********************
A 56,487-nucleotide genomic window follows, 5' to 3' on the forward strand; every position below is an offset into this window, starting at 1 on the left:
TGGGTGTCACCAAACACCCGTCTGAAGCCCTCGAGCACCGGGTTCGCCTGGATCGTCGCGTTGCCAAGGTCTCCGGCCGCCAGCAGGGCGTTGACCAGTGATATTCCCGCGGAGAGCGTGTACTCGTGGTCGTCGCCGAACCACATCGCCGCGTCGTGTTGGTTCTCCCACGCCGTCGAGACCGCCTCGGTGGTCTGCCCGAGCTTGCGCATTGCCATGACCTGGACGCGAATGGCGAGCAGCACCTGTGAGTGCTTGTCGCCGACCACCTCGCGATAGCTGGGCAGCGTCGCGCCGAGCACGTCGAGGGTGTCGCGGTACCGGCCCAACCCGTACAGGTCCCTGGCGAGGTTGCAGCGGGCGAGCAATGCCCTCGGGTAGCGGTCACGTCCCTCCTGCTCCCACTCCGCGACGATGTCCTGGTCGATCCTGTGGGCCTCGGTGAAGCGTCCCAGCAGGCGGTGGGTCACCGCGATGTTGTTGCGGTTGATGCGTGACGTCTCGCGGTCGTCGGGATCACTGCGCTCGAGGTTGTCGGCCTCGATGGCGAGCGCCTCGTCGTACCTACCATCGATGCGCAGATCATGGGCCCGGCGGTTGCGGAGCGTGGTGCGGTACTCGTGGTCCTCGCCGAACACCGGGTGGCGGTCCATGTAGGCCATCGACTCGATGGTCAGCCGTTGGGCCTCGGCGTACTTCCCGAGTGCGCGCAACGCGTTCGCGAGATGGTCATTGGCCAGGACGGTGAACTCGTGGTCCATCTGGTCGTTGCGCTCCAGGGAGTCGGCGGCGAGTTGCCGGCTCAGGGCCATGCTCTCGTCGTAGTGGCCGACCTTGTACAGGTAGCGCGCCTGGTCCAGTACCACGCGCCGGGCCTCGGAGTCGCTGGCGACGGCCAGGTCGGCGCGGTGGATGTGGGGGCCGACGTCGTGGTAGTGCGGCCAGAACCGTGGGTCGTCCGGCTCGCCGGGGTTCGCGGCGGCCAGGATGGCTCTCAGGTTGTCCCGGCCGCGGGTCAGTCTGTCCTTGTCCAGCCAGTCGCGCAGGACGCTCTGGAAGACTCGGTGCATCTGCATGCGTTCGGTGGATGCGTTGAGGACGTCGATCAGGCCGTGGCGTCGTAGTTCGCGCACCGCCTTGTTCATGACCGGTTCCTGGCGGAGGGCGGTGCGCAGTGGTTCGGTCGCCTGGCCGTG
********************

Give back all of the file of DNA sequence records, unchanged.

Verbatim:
A 56,487-nucleotide genomic window follows, 5' to 3' on the forward strand; every position below is an offset into this window, starting at 1 on the left:
TGGGTGTCACCAAACACCCGTCTGAAGCCCTCGAGCACCGGGTTCGCCTGGATCGTCGCGTTGCCAAGGTCTCCGGCCGCCAGCAGGGCGTTGACCAGTGATATTCCCGCGGAGAGCGTGTACTCGTGGTCGTCGCCGAACCACATCGCCGCGTCGTGTTGGTTCTCCCACGCCGTCGAGACCGCCTCGGTGGTCTGCCCGAGCTTGCGCATTGCCATGACCTGGACGCGAATGGCGAGCAGCACCTGTGAGTGCTTGTCGCCGACCACCTCGCGATAGCTGGGCAGCGTCGCGCCGAGCACGTCGAGGGTGTCGCGGTACCGGCCCAACCCGTACAGGTCCCTGGCGAGGTTGCAGCGGGCGAGCAATGCCCTCGGGTAGCGGTCACGTCCCTCCTGCTCCCACTCCGCGACGATGTCCTGGTCGATCCTGTGGGCCTCGGTGAAGCGTCCCAGCAGGCGGTGGGTCACCGCGATGTTGTTGCGGTTGATGCGTGACGTCTCGCGGTCGTCGGGATCACTGCGCTCGAGGTTGTCGGCCTCGATGGCGAGCGCCTCGTCGTACCTACCATCGATGCGCAGATCATGGGCCCGGCGGTTGCGGAGCGTGGTGCGGTACTCGTGGTCCTCGCCGAACACCGGGTGGCGGTCCATGTAGGCCATCGACTCGATGGTCAGCCGTTGGGCCTCGGCGTACTTCCCGAGTGCGCGCAACGCGTTCGCGAGATGGTCATTGGCCAGGACGGTGAACTCGTGGTCCATCTGGTCGTTGCGCTCCAGGGAGTCGGCGGCGAGTTGCCGGCTCAGGGCCATGCTCTCGTCGTAGTGGCCGACCTTGTACAGGTAGCGCGCCTGGTCCAGTACCACGCGCCGGGCCTCGGAGTCGCTGGCGACGGCCAGGTCGGCGCGGTGGATGTGGGGGCCGACGTCGTGGTAGTGCGGCCAGAACCGTGGGTCGTCCGGCTCGCCGGGGTTCGCGGCGGCCAGGATGGCTCTCAGGTTGTCCCGGCCGCGGGTCAGTCTGTCCTTGTCCAGCCAGTCGCGCAGGACGCTCTGGAAGACTCGGTGCATCTGCATGCGTTCGGTGGATGCGTTGAGGACGTCGATCAGGCCGTGGCGTCGTAGTTCGCGCACCGCCTTGTTCATGACCGGTTCCTGGCGGAGGGCGGTGCGCAGTGGTTCGGTCGCCTGGCCGTG